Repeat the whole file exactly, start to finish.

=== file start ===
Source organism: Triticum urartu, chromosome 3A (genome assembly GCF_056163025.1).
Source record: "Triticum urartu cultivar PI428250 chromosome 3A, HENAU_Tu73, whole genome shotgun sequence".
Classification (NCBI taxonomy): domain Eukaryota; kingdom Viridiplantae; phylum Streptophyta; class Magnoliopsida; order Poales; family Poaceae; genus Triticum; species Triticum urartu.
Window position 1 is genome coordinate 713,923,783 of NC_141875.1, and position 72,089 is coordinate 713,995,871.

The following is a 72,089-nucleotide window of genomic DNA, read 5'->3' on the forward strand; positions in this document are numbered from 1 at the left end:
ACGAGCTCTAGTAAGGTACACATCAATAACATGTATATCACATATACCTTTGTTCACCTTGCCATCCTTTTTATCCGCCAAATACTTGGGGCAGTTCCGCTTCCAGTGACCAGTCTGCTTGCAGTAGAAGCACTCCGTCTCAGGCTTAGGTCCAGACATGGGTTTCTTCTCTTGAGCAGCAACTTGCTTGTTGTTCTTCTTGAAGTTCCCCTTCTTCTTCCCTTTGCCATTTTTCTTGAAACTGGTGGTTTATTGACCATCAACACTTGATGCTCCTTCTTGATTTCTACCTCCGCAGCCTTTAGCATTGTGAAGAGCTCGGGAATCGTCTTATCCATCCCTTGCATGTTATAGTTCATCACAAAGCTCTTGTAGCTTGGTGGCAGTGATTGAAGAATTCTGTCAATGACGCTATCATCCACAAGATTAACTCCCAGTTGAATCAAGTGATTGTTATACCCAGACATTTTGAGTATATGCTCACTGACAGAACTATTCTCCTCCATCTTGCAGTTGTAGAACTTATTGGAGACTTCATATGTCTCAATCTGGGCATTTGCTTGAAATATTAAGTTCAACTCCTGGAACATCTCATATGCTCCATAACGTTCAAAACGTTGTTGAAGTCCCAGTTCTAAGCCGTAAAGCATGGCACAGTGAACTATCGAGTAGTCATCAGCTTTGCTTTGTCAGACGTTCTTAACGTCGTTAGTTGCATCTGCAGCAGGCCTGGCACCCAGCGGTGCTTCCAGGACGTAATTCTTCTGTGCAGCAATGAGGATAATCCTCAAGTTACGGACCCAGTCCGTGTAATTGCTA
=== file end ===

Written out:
Source organism: Triticum urartu, chromosome 3A (genome assembly GCF_056163025.1).
Source record: "Triticum urartu cultivar PI428250 chromosome 3A, HENAU_Tu73, whole genome shotgun sequence".
Classification (NCBI taxonomy): domain Eukaryota; kingdom Viridiplantae; phylum Streptophyta; class Magnoliopsida; order Poales; family Poaceae; genus Triticum; species Triticum urartu.
Window position 1 is genome coordinate 713,923,783 of NC_141875.1, and position 72,089 is coordinate 713,995,871.

The following is a 72,089-nucleotide window of genomic DNA, read 5'->3' on the forward strand; positions in this document are numbered from 1 at the left end:
ACGAGCTCTAGTAAGGTACACATCAATAACATGTATATCACATATACCTTTGTTCACCTTGCCATCCTTTTTATCCGCCAAATACTTGGGGCAGTTCCGCTTCCAGTGACCAGTCTGCTTGCAGTAGAAGCACTCCGTCTCAGGCTTAGGTCCAGACATGGGTTTCTTCTCTTGAGCAGCAACTTGCTTGTTGTTCTTCTTGAAGTTCCCCTTCTTCTTCCCTTTGCCATTTTTCTTGAAACTGGTGGTTTATTGACCATCAACACTTGATGCTCCTTCTTGATTTCTACCTCCGCAGCCTTTAGCATTGTGAAGAGCTCGGGAATCGTCTTATCCATCCCTTGCATGTTATAGTTCATCACAAAGCTCTTGTAGCTTGGTGGCAGTGATTGAAGAATTCTGTCAATGACGCTATCATCCACAAGATTAACTCCCAGTTGAATCAAGTGATTGTTATACCCAGACATTTTGAGTATATGCTCACTGACAGAACTATTCTCCTCCATCTTGCAGTTGTAGAACTTATTGGAGACTTCATATGTCTCAATCTGGGCATTTGCTTGAAATATTAAGTTCAACTCCTGGAACATCTCATATGCTCCATAACGTTCAAAACGTTGTTGAAGTCCCAGTTCTAAGCCGTAAAGCATGGCACAGTGAACTATCGAGTAGTCATCAGCTTTGCTTTGTCAGACGTTCTTAACGTCGTTAGTTGCATCTGCAGCAGGCCTGGCACCCAGCGGTGCTTCCAGGACGTAATTCTTCTGTGCAGCAATGAGGATAATCCTCAAGTTACGGACCCAGTCCGTGTAATTGCTA